Art by Roya Amigh
When I was thirteen, I discovered poetry in translation. Vladimir Mayakovsky, Andrei Voznesensky, Yevgeny Yevtushenko …. We were on a first name basis, just as if they were Iranian—Nima, Forough—though I didn’t yet know my birthright. I spent my allowance at the Erehwon Bookstore in Makati, where the truest treasures were bilingual paperbacks, with fine English renderings (Auden, Kunitz, et al.) facing the originals. English recto, hegemonic even when it lags a page behind, Russian verso through the looking glass, mysterious, otherworldly. Sinister, but in a positive way. I learned to sound out the Cyrillic so that I could hear the music of rhythm and repetition, but I didn’t learn Russian. Instead, I imagined what it would be like to understand the originals transparently. I held them shimmering in a space beyond the page, beyond English or Russian, beyond language. They were lighthouses.
Those were perfect poems
diamond in the crystalline perfection of their form
lightning arcing through the air.
Discovering poetry in Persian was different.
Rumi’s language was under my skin
before I could speak in any tongue,
then abandoned me, fought me, shamed me,
forbade me to learn and mocked when I did
aghab aftadeh, bisavad
retarded, straggling, benighted
illiterate, unschooled, benighted
mongrel, two-faced, unplaced
tongue split and tied
The better to hear you with, my dear.
I was fully adult when I learned my father’s tongue
well enough to follow transparently
to hear him as the walls heard
mother sister pillow child
the spoon in mouth
the breath before it lands as fog
the ear as nest of pearls
standing in the doorway, listening
to perfect poems …
No, human poems
approaching ever closer to perfection
on a parabolic flight, arcing
through the lightning air.
Nothing is unmediated
no fish without its water, and yet
the magician lifts his cape—look!
The rose is gone and still the thorn remains.
Let’s not speak of veils, the screen between
this world and the other,
the tired feathered fan dance.
How much sweeter the drunken magician
whose only trick is art, the simple wand of words,
the juggler of other minds.
There’s another language we hold
before even one of our faces was born
A universe where all creation drowns
It makes a mockery of the body with its tricks
slices through the thousand-layered pastry of memory
the illusions of allusion
where every place reminds you of another place
every moment a palimpsest, a ponce, a double sight
Your self-portrait drawn in dust?
It blows it to the four corners
of the garden
where the music
flows like wine
You write to me, stranger, and ask for the Persian version of a Rumi translation—not even mine—for your wedding invitation, your tombstone, your tattoo. You seem to think this is a matter of back translation, reverse engineering, perhaps a job for Google that I could rubber stamp …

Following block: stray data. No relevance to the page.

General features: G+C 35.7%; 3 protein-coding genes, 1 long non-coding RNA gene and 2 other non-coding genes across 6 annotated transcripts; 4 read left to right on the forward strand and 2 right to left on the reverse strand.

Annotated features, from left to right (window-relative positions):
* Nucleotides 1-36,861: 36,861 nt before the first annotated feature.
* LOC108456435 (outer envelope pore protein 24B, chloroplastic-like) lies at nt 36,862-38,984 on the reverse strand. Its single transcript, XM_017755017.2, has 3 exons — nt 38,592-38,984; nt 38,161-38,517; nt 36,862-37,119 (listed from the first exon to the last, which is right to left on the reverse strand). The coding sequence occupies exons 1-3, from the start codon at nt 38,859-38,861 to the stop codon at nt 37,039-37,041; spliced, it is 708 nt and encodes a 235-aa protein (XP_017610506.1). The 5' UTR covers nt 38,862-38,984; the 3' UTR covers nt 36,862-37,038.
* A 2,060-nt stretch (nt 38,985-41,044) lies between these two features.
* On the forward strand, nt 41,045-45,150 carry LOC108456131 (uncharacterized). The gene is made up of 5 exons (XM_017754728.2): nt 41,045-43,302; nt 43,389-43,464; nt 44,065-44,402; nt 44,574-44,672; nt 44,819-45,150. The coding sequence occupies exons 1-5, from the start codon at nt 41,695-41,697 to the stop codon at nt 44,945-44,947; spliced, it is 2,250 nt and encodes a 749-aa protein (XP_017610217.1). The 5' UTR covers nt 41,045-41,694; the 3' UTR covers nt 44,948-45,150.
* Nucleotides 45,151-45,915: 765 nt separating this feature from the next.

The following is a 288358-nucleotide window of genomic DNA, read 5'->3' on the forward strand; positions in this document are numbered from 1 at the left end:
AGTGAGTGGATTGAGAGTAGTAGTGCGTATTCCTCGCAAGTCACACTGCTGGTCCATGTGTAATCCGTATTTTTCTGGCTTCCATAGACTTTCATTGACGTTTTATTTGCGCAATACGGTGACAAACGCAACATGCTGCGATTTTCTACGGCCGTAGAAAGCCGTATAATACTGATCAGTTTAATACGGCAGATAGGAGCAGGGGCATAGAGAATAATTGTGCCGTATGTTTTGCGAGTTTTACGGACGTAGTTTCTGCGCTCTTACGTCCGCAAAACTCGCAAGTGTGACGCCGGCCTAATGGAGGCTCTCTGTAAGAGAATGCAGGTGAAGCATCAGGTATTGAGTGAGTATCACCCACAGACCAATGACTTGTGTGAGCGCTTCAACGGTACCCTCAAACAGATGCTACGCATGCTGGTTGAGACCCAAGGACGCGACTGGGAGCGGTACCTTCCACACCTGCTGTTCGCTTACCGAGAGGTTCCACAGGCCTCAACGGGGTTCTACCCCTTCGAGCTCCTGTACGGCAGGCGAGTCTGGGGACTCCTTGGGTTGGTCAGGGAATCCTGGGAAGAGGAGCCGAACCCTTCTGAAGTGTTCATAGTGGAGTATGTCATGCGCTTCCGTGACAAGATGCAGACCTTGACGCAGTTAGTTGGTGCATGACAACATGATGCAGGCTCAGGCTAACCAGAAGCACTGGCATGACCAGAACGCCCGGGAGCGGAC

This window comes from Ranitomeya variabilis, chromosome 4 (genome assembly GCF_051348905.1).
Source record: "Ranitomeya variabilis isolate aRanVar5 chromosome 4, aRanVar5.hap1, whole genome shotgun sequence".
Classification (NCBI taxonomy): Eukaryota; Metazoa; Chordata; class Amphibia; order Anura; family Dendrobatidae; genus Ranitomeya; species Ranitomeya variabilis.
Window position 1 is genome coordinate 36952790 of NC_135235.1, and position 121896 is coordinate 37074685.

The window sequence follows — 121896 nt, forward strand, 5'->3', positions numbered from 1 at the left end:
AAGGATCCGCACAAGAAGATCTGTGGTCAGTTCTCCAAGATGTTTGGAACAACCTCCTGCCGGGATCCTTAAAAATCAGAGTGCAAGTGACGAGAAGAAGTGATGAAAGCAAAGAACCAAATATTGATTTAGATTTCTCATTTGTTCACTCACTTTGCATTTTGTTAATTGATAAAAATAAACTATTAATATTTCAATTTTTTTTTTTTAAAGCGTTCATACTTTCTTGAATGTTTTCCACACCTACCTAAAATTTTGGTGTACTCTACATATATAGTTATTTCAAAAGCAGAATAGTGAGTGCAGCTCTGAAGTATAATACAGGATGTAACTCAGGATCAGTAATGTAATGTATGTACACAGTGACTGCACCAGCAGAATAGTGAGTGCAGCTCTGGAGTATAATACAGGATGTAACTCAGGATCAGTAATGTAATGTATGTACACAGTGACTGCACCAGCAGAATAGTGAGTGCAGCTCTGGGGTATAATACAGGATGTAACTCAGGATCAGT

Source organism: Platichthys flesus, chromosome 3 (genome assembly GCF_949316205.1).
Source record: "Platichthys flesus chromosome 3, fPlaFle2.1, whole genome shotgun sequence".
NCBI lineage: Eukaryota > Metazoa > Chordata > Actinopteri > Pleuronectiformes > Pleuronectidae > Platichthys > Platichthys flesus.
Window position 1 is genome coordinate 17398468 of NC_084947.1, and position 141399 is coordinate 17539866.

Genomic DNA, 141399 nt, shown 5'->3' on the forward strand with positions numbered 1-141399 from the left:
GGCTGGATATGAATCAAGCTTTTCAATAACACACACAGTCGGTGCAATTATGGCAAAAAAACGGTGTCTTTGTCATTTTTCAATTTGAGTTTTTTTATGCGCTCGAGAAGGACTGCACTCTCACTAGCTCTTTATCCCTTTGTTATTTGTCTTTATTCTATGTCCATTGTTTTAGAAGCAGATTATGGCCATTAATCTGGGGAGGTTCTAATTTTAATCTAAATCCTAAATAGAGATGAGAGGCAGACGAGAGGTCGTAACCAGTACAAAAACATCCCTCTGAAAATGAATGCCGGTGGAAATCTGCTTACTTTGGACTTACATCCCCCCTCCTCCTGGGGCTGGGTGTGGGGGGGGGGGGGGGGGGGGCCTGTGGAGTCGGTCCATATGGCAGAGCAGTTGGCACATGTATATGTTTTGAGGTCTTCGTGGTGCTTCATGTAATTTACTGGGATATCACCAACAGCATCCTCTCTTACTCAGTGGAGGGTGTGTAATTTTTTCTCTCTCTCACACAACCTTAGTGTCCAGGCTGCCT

That’s not how it works. I try to explain.
The range of umbrage is infinite.
Inscription. Skin. Is pain the point?
I try to explain. I try not to explain.
It’s a no sum game.
I could mock I have mocked
I have rolled my eyes down the lane
till they clatter in the gutter.
The photo you’ve sent me is broken
and worse, the sequence of letters
reversed robbed of their ligatures
I can’t believe it’s a fucking tattoo
You should have asked first
But oh you want the NUN with its the belly button
the swaying back of LAL
the MIM with its hanging tail
You want the mystery of the alien eastern script,
the poem you can only imagine
the imagined poem—
The range of umbrage is infinite
but today the original came knocking
like signage in a lucid dream
like the letters on Shams’s hat
the words wiggle loose, float free
and nothing remains
but a blank field
You can write it on my hat:
She was not what you thought
She fell off your map
She was nobody
Spring / Summer 2023
The Iran Issue
Zara Houshmand is an Iranian American writer whose work includes poetry, theatre, memoir, and literary translation. She was one of the pioneers in the use of virtual reality as an art form, and she worked with the Mind & Life Institute for two decades on books representing the Dalai Lama’s dialogues with Western scientists. Her most recent book is Moon and Sun (2020), translations of Rumi’s Rubaiyat.
Roya Amigh earned her MFA in painting from Boston University in 2012. Roya has shown in academic and public venues from Korea to Greece to the U.S., including Brooklyn; Boston; Lincoln, Nebraska; New York City; Providence; and Wellesley, Massachusetts. She has had residencies at Art Omi and The Millay Colony for the Arts, among other places. She was awarded a Massachusetts Cultural Council Fellowship in Drawing and Printmaking in 2020 and a Pollack-Krasner Foundation Grant in 2022.